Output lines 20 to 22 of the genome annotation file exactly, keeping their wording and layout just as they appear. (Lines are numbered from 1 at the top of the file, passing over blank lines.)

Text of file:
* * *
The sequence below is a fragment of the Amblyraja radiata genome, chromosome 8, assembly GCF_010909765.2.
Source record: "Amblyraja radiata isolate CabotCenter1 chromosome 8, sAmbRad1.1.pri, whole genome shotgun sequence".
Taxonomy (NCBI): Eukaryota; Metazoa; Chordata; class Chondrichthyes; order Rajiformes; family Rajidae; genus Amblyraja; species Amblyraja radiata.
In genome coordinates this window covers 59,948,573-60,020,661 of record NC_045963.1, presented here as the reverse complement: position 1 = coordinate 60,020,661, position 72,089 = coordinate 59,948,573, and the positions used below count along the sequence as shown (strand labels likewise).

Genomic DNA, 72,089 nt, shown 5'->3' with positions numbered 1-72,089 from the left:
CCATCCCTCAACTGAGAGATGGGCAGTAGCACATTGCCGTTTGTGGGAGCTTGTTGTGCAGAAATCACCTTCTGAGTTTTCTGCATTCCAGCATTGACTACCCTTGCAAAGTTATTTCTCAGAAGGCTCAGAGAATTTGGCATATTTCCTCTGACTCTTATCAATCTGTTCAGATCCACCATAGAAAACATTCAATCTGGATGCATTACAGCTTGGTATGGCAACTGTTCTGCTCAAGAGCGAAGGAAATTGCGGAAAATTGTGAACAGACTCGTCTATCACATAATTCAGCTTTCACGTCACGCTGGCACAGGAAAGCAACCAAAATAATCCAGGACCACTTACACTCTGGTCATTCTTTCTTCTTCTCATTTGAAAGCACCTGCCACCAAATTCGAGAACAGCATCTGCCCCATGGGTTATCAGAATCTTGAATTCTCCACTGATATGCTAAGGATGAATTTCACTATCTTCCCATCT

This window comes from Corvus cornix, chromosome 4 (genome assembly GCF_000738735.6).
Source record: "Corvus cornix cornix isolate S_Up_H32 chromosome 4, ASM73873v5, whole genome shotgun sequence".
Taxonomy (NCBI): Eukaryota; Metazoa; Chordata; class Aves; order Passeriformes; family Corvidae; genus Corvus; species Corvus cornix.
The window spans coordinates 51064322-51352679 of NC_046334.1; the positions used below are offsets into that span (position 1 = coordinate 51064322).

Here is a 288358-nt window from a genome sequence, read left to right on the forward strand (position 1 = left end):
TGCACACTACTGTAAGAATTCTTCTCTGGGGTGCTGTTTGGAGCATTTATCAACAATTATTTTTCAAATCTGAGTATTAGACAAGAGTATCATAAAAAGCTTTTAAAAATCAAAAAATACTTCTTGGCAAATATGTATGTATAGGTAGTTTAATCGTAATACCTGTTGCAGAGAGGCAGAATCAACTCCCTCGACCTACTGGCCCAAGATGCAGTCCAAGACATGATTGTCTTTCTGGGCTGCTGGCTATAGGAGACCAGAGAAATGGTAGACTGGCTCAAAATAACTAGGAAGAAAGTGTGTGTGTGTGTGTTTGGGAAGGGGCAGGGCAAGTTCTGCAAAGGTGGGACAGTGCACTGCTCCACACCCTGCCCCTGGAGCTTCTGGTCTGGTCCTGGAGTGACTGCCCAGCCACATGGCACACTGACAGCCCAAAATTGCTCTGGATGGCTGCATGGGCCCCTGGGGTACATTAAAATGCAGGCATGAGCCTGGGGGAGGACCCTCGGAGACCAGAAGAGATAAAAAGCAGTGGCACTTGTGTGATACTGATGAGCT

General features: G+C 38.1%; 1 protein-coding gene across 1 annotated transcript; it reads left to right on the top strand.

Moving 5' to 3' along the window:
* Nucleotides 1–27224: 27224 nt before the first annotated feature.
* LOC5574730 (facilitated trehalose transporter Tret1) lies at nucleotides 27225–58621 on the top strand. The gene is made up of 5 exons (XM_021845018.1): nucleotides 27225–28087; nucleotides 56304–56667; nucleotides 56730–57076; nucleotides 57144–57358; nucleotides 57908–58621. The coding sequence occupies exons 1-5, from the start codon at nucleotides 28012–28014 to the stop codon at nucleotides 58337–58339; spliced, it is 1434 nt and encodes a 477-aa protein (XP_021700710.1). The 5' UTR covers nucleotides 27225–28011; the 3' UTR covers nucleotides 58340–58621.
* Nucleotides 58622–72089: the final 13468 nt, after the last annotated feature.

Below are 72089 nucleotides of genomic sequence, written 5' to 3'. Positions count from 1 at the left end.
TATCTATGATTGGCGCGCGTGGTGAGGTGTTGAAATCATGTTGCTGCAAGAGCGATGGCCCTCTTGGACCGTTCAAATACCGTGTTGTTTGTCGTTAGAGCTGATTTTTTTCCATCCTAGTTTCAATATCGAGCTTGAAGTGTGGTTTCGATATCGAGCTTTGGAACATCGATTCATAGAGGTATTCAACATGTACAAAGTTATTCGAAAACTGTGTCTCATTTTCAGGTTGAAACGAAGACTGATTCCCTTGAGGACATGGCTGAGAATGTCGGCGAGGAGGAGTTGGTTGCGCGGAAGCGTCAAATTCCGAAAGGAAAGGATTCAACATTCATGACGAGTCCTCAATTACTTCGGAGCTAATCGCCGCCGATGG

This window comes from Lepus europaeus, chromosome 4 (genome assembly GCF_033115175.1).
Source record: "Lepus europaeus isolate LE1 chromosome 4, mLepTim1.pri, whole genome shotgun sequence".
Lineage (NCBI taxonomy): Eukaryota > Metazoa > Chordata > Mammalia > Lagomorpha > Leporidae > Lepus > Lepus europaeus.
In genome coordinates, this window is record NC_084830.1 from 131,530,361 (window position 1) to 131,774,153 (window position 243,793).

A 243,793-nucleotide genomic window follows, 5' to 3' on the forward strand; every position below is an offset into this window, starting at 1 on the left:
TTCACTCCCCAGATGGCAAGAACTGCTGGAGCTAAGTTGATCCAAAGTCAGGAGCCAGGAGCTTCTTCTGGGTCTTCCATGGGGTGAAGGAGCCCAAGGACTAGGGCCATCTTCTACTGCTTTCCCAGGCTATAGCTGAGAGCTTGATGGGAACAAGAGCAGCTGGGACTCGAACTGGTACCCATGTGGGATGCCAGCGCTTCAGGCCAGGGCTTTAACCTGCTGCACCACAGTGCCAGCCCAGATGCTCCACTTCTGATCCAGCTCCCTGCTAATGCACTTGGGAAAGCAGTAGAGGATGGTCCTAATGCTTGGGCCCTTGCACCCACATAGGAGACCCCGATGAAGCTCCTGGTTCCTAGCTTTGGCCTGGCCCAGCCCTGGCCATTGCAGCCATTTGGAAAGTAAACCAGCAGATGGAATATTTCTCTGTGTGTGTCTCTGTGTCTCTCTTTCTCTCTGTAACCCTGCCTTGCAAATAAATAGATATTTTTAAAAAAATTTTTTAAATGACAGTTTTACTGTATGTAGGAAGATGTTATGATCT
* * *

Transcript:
This window comes from Lepus europaeus, chromosome 4 (genome assembly GCF_033115175.1).
Source record: "Lepus europaeus isolate LE1 chromosome 4, mLepTim1.pri, whole genome shotgun sequence".
Lineage (NCBI taxonomy): Eukaryota > Metazoa > Chordata > Mammalia > Lagomorpha > Leporidae > Lepus > Lepus europaeus.